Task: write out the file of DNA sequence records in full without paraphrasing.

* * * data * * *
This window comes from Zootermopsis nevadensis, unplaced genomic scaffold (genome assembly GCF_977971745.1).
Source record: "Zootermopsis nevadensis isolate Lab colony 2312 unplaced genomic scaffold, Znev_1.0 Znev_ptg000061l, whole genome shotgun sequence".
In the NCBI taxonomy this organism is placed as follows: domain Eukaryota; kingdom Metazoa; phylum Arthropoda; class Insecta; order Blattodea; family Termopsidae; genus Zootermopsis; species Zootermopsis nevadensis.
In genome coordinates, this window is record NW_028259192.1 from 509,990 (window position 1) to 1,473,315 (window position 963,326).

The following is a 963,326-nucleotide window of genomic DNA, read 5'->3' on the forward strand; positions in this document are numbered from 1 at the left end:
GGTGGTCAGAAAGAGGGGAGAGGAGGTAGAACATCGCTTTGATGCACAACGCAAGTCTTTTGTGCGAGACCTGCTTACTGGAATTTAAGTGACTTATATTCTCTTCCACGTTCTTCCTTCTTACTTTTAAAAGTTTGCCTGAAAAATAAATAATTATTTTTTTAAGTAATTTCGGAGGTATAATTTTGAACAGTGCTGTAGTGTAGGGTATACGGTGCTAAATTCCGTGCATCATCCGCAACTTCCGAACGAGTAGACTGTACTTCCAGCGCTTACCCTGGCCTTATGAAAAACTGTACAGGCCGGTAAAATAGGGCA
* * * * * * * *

This window comes from Zootermopsis nevadensis, unplaced genomic scaffold (genome assembly GCF_977971745.1).
Source record: "Zootermopsis nevadensis isolate Lab colony 2312 unplaced genomic scaffold, Znev_1.0 Znev_ptg000061l, whole genome shotgun sequence".
In the NCBI taxonomy this organism is placed as follows: domain Eukaryota; kingdom Metazoa; phylum Arthropoda; class Insecta; order Blattodea; family Termopsidae; genus Zootermopsis; species Zootermopsis nevadensis.
In genome coordinates, this window is record NW_028259192.1 from 509,990 (window position 1) to 1,473,315 (window position 963,326).

The following is a 963,326-nucleotide window of genomic DNA, read 5'->3' on the forward strand; positions in this document are numbered from 1 at the left end:
GGTGGTCAGAAAGAGGGGAGAGGAGGTAGAACATCGCTTTGATGCACAACGCAAGTCTTTTGTGCGAGACCTGCTTACTGGAATTTAAGTGACTTATATTCTCTTCCACGTTCTTCCTTCTTACTTTTAAAAGTTTGCCTGAAAAATAAATAATTATTTTTTTAAGTAATTTCGGAGGTATAATTTTGAACAGTGCTGTAGTGTAGGGTATACGGTGCTAAATTCCGTGCATCATCCGCAACTTCCGAACGAGTAGACTGTACTTCCAGCGCTTACCCTGGCCTTATGAAAAACTGTACAGGCCGGTAAAATAGGGCA